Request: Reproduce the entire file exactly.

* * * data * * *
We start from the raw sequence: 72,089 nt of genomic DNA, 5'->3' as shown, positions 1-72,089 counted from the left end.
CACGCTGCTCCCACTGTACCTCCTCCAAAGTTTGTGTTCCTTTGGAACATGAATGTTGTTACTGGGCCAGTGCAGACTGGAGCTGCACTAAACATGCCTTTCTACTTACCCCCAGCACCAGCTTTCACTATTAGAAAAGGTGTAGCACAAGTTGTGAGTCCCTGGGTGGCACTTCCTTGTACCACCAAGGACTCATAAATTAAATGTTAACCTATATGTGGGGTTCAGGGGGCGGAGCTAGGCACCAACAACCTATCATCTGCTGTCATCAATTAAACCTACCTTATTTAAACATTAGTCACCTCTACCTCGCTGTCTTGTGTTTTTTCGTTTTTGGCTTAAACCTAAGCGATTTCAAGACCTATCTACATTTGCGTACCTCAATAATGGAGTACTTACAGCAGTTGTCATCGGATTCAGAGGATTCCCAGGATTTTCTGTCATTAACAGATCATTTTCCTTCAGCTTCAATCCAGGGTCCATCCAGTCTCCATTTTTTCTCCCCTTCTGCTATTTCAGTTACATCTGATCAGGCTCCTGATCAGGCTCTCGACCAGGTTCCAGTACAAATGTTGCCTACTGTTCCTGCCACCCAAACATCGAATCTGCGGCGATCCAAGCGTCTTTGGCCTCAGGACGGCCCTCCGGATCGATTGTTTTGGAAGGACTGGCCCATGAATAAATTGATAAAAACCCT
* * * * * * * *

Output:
We start from the raw sequence: 72,089 nt of genomic DNA, 5'->3' as shown, positions 1-72,089 counted from the left end.
CACGCTGCTCCCACTGTACCTCCTCCAAAGTTTGTGTTCCTTTGGAACATGAATGTTGTTACTGGGCCAGTGCAGACTGGAGCTGCACTAAACATGCCTTTCTACTTACCCCCAGCACCAGCTTTCACTATTAGAAAAGGTGTAGCACAAGTTGTGAGTCCCTGGGTGGCACTTCCTTGTACCACCAAGGACTCATAAATTAAATGTTAACCTATATGTGGGGTTCAGGGGGCGGAGCTAGGCACCAACAACCTATCATCTGCTGTCATCAATTAAACCTACCTTATTTAAACATTAGTCACCTCTACCTCGCTGTCTTGTGTTTTTTCGTTTTTGGCTTAAACCTAAGCGATTTCAAGACCTATCTACATTTGCGTACCTCAATAATGGAGTACTTACAGCAGTTGTCATCGGATTCAGAGGATTCCCAGGATTTTCTGTCATTAACAGATCATTTTCCTTCAGCTTCAATCCAGGGTCCATCCAGTCTCCATTTTTTCTCCCCTTCTGCTATTTCAGTTACATCTGATCAGGCTCCTGATCAGGCTCTCGACCAGGTTCCAGTACAAATGTTGCCTACTGTTCCTGCCACCCAAACATCGAATCTGCGGCGATCCAAGCGTCTTTGGCCTCAGGACGGCCCTCCGGATCGATTGTTTTGGAAGGACTGGCCCATGAATAAATTGATAAAAACCCT